Michael Ford
Employment & Labour

Ruling expected this fall in workers' class action

A decision is expected this fall in the class-action lawsuit launched by workers who claimed their former employer’s delay in notifying the Ministry of Labour of a plant’s closing denied them crucial support services, Toronto employment lawyer Stephen Moreau tells the Toronto Star.

Moreau, partner with Cavalluzzo Shilton McIntyre Cornish LLP, is representing the plaintiffs — 76 workers who were laid off from a multinational corporation that designs and builds sensors and electrical components.

The Ontario Superior Court judge reserved his decision last month in the case, which hinges on provincial legislation governing mass terminations. The company issued severance letters to its workers in mid-April 2014, with a termination date set for almost a year later. The termination date was later delayed by three months, says the Star.

The plaintiffs allege that the company breached the Employment Standards Act (ESA) by neglecting to immediately inform the ministry of its plan to close and relocate to Mexico. According to the plaintiffs’ factum, the ministry did not receive notice until May 2015, more than a year after the employees were first informed.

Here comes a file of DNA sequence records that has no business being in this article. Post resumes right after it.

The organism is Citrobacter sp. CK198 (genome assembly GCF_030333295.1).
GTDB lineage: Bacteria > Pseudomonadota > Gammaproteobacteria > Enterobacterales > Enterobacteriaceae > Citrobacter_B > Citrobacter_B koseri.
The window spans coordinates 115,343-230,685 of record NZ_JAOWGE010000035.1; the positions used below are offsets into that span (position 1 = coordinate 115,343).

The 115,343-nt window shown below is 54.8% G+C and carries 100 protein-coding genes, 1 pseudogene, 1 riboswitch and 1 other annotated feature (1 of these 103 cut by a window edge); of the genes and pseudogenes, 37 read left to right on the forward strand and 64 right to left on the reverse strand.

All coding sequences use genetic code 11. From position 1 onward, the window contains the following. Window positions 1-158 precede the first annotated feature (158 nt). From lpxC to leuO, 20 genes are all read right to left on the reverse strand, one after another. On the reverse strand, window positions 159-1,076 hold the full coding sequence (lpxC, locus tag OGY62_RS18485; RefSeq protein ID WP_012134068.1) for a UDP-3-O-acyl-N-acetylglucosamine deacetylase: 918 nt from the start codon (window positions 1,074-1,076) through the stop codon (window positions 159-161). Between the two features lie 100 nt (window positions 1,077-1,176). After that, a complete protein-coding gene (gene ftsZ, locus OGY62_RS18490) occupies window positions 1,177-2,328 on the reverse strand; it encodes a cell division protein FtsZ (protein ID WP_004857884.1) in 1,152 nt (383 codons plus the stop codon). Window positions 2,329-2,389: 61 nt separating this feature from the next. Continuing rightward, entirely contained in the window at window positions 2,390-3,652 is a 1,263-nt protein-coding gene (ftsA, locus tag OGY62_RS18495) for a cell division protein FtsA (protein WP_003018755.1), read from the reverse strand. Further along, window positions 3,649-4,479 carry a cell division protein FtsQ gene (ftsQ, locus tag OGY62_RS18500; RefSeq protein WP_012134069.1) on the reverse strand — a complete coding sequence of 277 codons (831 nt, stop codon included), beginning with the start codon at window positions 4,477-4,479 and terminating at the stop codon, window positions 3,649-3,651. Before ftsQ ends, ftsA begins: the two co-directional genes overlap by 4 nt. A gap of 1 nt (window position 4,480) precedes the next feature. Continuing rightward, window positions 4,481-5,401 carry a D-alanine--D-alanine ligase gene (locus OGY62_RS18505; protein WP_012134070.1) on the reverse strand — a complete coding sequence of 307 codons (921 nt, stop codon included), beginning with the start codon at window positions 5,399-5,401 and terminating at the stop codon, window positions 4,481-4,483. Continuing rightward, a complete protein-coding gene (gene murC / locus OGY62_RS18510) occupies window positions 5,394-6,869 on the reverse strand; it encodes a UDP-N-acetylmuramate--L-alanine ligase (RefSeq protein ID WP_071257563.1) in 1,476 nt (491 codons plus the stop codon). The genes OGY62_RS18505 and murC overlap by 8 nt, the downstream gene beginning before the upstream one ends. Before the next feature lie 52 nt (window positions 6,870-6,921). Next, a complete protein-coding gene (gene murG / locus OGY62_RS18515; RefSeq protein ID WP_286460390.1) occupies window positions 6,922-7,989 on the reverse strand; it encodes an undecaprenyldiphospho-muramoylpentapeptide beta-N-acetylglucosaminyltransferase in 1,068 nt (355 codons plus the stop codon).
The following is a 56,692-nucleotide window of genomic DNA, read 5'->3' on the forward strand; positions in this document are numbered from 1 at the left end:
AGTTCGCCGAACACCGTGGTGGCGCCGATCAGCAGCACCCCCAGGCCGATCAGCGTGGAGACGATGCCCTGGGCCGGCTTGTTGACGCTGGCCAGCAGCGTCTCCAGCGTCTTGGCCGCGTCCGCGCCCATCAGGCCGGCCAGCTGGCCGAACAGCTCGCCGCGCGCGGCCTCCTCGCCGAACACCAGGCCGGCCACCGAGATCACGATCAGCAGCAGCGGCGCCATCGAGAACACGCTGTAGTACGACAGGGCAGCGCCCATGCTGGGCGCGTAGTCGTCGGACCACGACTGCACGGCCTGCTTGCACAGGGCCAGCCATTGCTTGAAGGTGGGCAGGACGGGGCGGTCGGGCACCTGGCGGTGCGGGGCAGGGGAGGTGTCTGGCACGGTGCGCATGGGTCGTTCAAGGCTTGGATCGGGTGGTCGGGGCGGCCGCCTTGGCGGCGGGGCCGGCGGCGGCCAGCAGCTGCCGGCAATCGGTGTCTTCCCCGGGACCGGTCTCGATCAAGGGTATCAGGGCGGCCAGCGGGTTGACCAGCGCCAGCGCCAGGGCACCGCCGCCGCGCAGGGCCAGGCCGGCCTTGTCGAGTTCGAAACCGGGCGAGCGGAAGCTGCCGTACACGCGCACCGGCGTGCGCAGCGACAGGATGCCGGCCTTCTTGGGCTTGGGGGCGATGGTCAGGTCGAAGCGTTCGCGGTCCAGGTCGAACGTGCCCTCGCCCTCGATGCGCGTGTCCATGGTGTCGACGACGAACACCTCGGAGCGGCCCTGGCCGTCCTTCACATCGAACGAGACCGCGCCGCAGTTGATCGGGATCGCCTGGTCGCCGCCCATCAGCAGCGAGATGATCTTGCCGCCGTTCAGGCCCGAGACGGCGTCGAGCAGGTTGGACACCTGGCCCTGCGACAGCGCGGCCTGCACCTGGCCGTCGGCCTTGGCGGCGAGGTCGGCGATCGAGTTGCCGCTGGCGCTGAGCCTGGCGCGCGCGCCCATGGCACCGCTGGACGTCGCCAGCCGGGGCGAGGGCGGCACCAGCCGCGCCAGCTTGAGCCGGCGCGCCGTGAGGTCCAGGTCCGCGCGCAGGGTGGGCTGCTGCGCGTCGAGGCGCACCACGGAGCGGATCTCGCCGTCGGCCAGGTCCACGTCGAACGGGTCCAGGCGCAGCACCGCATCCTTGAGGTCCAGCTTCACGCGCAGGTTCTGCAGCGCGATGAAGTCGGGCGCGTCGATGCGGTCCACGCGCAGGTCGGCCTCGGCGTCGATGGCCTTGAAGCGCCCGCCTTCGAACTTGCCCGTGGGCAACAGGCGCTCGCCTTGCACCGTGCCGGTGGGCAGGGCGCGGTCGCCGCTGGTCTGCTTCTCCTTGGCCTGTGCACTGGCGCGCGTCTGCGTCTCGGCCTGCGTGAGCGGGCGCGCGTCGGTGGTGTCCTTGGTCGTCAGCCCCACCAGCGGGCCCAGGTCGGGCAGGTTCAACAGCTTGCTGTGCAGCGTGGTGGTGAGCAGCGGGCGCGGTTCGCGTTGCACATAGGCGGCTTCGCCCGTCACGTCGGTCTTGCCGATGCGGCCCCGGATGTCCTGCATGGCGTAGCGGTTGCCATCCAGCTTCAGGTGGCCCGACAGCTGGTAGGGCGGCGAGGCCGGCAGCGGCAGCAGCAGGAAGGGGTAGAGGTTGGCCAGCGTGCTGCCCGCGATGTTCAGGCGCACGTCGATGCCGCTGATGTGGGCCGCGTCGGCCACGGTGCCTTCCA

As the article notes, the notice period kick-starts services that employees need prior to their final days on the job.

Under the Employment Standards Act, when an employer gives notice, “that’s when the trigger is pulled, that’s when you notify the Ministry of Labour,” Moreau tells the Star.

Arguing that a “notice period” means informing employees and the ministry at the same time, the workers are seeking to have the notice period and severance package deemed null and void, the “clock reset” and new severance paid, according to their factum.

The company’s factum dismisses the workers’ claim as a “technical breach” that had “no detrimental effect on the plaintiffs and does not entitle them to fresh notice.” It argues the Act sets out minimum notice, which would be eight weeks in this case, says the article.

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